Trump's Justice Department tells court to block California net neutrality law

Originally published at: https://boingboing.net/2020/08/05/net-neutrality-california.html

California AG office reviewing DoJ filing, “[We] look forward to defending California’s state net neutrality protections.”

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please help me understand how a federal law that was REPEALED can be used to block state law. doesn’t the fact that a law that was REPEALED mean that the law doesn’t exist any more? obviously i am not a lawyer.

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It wasn’t a federal law that was repealed but rather agency rules. The US Court of Appeals has already said the FCC could not stop individual states from passing such laws, so I don’t see this going anywhere.

So much for the state’s rights party…

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It’s the party of trump anything else has been thrown away months ago.

It’s a free for all.

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Both parties are and have been “corporate rights” parties for a while now, just the Republicans are more blatant and aggressive about it.

(Not saying both parties are the same in any way, just that they are very similar in this regard)

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For all its talk of secession, anyone else get the feeling Texas/“The South” is going to get beaten to the punch by Cali?

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The Republicans have never actually defended “States’ Rights” except in cases when states demand the right to oppress women, religious and ethnic minorities or LGBT people.

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Help me understand, for I am not a lawyer. How does the federal government have standing in this case when they aren’t the offended party?

I could see it if a business was impacted by this California law, and they could file a case to overturn the law on the basis of some aspect of states overstepping their authority when it comes to federal regulations. At that point a precedent can be set.

But to preemptively strike down a law in order, perhaps to set a precedent when conditions are politically favorable, seems counter to the way our legal system has worked for 100’s of years.

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If trump wins in November it will be very hard to stay.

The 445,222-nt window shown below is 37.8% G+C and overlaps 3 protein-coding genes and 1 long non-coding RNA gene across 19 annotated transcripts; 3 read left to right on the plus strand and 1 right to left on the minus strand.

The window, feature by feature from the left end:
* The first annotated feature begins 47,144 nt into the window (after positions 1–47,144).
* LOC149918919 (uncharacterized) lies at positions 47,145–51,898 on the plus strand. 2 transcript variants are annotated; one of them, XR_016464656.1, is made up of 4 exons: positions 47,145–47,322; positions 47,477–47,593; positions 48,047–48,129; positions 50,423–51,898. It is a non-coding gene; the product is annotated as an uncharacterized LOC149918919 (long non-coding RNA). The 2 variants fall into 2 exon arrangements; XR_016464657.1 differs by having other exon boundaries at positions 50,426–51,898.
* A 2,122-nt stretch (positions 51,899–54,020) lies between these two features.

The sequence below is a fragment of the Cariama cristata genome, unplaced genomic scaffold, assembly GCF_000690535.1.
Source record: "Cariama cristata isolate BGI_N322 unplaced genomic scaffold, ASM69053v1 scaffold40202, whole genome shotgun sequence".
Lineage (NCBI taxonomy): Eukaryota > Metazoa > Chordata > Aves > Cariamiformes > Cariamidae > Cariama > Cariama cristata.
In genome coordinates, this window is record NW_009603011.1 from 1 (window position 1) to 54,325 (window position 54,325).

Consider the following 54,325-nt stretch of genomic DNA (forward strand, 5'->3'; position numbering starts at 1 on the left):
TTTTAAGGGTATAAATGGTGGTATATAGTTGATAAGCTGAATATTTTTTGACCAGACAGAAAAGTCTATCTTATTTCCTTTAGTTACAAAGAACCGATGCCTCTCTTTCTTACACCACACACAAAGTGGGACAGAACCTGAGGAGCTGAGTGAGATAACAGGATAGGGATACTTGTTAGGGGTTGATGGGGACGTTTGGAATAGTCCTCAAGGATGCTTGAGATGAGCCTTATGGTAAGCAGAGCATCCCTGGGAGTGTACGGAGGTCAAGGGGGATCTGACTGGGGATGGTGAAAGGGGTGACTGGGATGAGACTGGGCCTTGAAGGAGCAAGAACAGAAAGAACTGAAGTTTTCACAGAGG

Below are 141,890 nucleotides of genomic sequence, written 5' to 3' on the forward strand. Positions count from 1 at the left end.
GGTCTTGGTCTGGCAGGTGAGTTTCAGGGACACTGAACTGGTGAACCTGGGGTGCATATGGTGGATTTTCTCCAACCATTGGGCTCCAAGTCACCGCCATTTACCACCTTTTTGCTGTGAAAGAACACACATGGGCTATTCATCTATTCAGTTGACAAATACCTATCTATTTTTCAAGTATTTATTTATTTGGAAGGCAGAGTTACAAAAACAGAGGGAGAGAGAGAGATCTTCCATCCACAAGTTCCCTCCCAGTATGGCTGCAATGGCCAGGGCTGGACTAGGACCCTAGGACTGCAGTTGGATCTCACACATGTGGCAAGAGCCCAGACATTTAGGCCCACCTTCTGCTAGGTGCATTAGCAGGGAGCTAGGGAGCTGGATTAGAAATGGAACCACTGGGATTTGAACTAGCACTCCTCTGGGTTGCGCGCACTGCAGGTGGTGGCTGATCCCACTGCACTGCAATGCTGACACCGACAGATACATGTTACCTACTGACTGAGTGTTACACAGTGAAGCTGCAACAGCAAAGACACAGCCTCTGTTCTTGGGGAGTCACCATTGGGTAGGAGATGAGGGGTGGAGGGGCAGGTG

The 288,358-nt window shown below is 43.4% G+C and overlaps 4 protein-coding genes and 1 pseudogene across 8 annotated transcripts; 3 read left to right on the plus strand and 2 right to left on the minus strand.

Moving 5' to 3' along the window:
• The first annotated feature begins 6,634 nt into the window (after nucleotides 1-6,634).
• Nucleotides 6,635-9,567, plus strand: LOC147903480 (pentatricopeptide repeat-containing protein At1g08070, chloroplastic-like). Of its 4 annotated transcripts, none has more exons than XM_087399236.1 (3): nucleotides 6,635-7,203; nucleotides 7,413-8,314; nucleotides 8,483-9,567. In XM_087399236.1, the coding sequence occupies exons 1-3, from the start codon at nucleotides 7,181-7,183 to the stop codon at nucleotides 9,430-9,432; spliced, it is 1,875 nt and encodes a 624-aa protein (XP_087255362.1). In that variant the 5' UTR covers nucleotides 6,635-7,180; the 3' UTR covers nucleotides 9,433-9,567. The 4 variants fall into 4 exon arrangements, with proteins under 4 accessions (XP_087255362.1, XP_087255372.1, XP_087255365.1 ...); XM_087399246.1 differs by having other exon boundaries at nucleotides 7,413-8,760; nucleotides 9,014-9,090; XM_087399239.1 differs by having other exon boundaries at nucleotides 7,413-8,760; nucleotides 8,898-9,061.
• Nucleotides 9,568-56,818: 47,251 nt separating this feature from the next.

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Some of us remember back when the FCC first considered requiring “last mile” carriers to allow other ISPs to use their wires to provide end-user service e.g. DSL, the argument was that this should be left to the States. Now the States shouldn’t be permitted to regulate those “last mile” services.

Hmmm.

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Didn’t the ruling previously specifically state that they basically punted it to the states since the FCC’s rules were now so weak? You know, 10th amendment, states rights, yadda yadda?

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Likely because its making the feds look bad. I think the legal doctrine in question is E. Pluribus Ignoramus.

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Disappointing to hear that we’re operating a banana republic.

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Or to repatriate freed enslaved people. Ok, it wasn’t Republicans, but it was the same damn people then as now.

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A conversation everybody should be having.

Not everyone is privileged enough to be able to leave. And many countries will not take us right now anyway.

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the party of “trump-anything-else”

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I actually meant hard for California as a state to stay. I don’t plan to cede any ground.

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Well, last time states tried to leave, it was not pretty (albeit for a different reason). And of course, lots of people can’t afford to live in California, too.

Our only hope is getting the orange turd out of office.

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The case can be found here: https://www.courtlistener.com/docket/7962704/united-states-v-state-of-california/

The DOJ amended its earlier request for a declaratory judgement against SB-822 and tweaked its arguments a little bit.

This case was on hold while Mozilla Corp v. FCC made it through the appeals courts. The outcome was that the court vacated “the portion of the 2018 Order purporting to preempt ‘any state or local requirements that are inconsistent with [the Commission’s] deregulatory approach[,]’”

The DOJ is thus taking a slightly different tack, which is that they are saying that SB-822 presents an obstacle for the enforcement of the policies of the 2018 Order, which subject SB-822 to preemption under the supremacy clause. They also argue that internet access is interstate commerce and thus preempted by the Communications Act of 1934, as amended.

The Mozilla Corp v. FCC opinion makes it pretty clear that these arguments don’t hold water. It talks about how a policy statement does not make for regulatory authority, how the FCC doesn’t simply get preemption authority by pointing to the Communications Act under existing case law, and how mere interconnection does not for interstate comerce make.

It sounds like this is amending the complaint and seeing what will stick, but given that there are no new arguments, I’d be surprised if this succeeds.

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